In The Stream Of Bach’s ‘Goldbergs,’ Lang Lang Sees Romantic Virtuoso

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Lang Lang performing Bach’s Goldberg Variations at Carnegie Hall on Oct. 12. (Photos by Chris Lee)

NEW YORK — Bach’s Goldberg Variations have withstood myriad interpretations and arrangements since he composed them for a two-manual harpsichord in 1741. Now commonly performed on the piano (and on occasion even the harp and the marimba), the “Goldbergs” have been memorably interpreted in recent years by pianists including András Schiff, Igor Levit, Jeremy Denk, and Beatrice Rana.

What the piece can’t quite withstand, however, is Lang Lang’s vision. At approximately 90 minutes and with every repeat taken, his version lasts about 40 minutes longer than average, a performance at times so sluggish it seemed as if notes were being dragged through treacle. 

Lang Lang, who has studied the “Goldbergs” for more than 20 years, recently recorded the work twice in Germany for Deutsche Grammophon: a live recording at the St. Thomas Church in Leipzig (where Bach worked and is buried) and a studio recording in Berlin. He performed the work at Carnegie Hall on Oct. 12 as part of a global tour that had barely kicked off before the first COVID shutdowns in 2020. This Carnegie concert was sold out, but the audience seemed restless and fidgety, and there were a number of defections throughout. Perhaps those listeners were disappointed with Lang Lang’s switch to Bach from his signature Romantic-era repertoire. I tried to keep an open mind, but I was often tempted to join the escapees and make a dash for the exit.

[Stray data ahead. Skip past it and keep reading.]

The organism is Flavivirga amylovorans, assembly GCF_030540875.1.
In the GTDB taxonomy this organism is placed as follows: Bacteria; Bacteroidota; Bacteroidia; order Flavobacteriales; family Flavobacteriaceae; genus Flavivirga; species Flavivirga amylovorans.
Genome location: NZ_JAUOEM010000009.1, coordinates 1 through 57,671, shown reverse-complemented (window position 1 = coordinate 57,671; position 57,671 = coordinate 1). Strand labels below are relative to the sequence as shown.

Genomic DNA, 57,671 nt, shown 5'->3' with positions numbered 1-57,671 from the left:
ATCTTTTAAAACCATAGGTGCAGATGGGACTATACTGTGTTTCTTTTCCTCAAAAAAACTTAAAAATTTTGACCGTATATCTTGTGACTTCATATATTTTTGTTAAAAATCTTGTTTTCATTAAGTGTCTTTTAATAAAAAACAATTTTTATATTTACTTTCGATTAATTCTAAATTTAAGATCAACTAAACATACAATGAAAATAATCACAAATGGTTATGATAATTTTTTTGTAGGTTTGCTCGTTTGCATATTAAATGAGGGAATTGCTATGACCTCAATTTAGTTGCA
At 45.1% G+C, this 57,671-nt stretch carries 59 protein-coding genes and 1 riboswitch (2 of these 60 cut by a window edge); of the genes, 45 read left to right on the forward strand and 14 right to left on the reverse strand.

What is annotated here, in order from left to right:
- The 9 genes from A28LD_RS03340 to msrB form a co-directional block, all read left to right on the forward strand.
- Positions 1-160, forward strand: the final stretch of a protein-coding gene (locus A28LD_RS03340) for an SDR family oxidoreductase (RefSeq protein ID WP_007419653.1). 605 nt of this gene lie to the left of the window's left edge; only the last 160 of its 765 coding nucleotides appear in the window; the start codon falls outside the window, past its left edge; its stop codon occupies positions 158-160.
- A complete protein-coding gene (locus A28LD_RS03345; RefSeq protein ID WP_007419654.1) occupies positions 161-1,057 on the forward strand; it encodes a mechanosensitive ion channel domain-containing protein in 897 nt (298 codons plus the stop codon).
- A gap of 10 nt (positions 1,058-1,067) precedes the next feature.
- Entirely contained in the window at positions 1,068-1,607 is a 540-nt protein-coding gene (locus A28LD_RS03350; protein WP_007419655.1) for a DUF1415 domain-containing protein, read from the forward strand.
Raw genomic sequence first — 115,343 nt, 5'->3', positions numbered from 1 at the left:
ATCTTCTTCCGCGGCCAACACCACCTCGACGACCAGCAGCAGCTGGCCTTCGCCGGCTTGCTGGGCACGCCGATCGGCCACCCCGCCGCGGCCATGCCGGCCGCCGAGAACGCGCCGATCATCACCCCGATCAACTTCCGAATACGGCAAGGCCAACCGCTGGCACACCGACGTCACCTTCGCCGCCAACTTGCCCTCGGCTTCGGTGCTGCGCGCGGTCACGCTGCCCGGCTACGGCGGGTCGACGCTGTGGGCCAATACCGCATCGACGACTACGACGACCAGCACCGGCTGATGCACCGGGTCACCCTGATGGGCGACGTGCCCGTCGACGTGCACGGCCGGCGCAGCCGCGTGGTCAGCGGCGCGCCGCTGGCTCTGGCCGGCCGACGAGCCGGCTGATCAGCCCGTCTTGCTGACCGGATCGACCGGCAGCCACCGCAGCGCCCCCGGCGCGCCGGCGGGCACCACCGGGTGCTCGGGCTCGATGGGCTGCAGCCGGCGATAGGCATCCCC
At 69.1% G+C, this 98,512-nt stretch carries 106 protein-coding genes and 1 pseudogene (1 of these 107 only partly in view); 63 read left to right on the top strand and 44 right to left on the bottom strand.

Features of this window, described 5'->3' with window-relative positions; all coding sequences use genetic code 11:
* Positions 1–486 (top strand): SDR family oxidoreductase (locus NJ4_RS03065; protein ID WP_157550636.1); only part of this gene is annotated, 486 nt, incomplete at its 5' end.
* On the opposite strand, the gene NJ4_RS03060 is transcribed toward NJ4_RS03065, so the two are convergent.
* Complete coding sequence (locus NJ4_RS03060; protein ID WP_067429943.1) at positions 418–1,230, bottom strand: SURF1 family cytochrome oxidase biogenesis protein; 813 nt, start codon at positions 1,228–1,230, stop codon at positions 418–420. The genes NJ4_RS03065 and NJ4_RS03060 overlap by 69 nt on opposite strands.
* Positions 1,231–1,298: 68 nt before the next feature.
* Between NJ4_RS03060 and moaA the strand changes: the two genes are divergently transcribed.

Carnegie Hall was sold out for Lang Lang’s recital.

Lang Lang has been criticized for unnecessary emoting in much of his repertoire, and he certainly imbued Schumann’s short, whimsical Arabesque, the somewhat random opener for the “Goldbergs,” with an exaggerated rubato. His playing was also admirable for its lovely voicing and a limpid tone. He brought plenty of Romantic flourishes, dramatic rubatos, and overly fussy touches to the “Goldbergs” as well. Some of his ideas were just strange. Throughout the work, for example, the voicing and articulation in the left hand sounded as if a dogmatic teacher were banging on a blackboard to make a point.  

The Russian diplomat Count Hermann Carl von Keyserling commissioned the “Goldbergs” for Johann Gottlieb Goldberg, the young harpsichordist who lived with his household. It’s the fourth (and final) part of Bach’s Keyboard Practice, a survey of mid-18th century keyboard genres, forms, and styles. Twenty-seven of the Goldberg Variations are in G major, the remaining three in g minor. Since Glenn Gould’s landmark and highly idiosyncratic 1955 recording, pianists have freely imbued the work with their own ideas, from ornamentation to tempo to voicing — but music of any genre can only be simultaneously stretched in so many directions before it starts sounding like the aural equivalent of a fun-house mirror.

The most successful variations in Lang Lang’s take were the ones he didn’t distort unnecessarily, such as the gracefully flowing second, sixth, and 17th variations, a sparkling, immaculate fifth variation, a deftly articulated No. 8 and a vivacious No. 28. Others, such as the painfully slow 25th variation (the “Black Pearl”) seemed interminable.

Lang Lang at the end of his Carnegie Hall concert.

There were two encores: an indulgent rendition of Beethoven’s “Für Elise” and a winning arrangement of the traditional Chinese piece “Jasmine Song,” which the audience seemed thrilled with. Musicians often aim to “prove” their musicianship with Bach or Beethoven, and during this concert, Lang Lang proved (again) that he is a virtuoso able to dazzle with jaw-dropping speed, precision, and a flawless memory.

But that’s not enough. Bach described the “Goldbergs” as “composed for music lovers, to refresh their spirits.” By the time the Aria da Capo made its appearance again, stretched into oblivion after 90 long minutes, my spirits were rather crushed.

Lang Lang’s tour of the “Goldberg Variations” concludes in London on Dec. 12.

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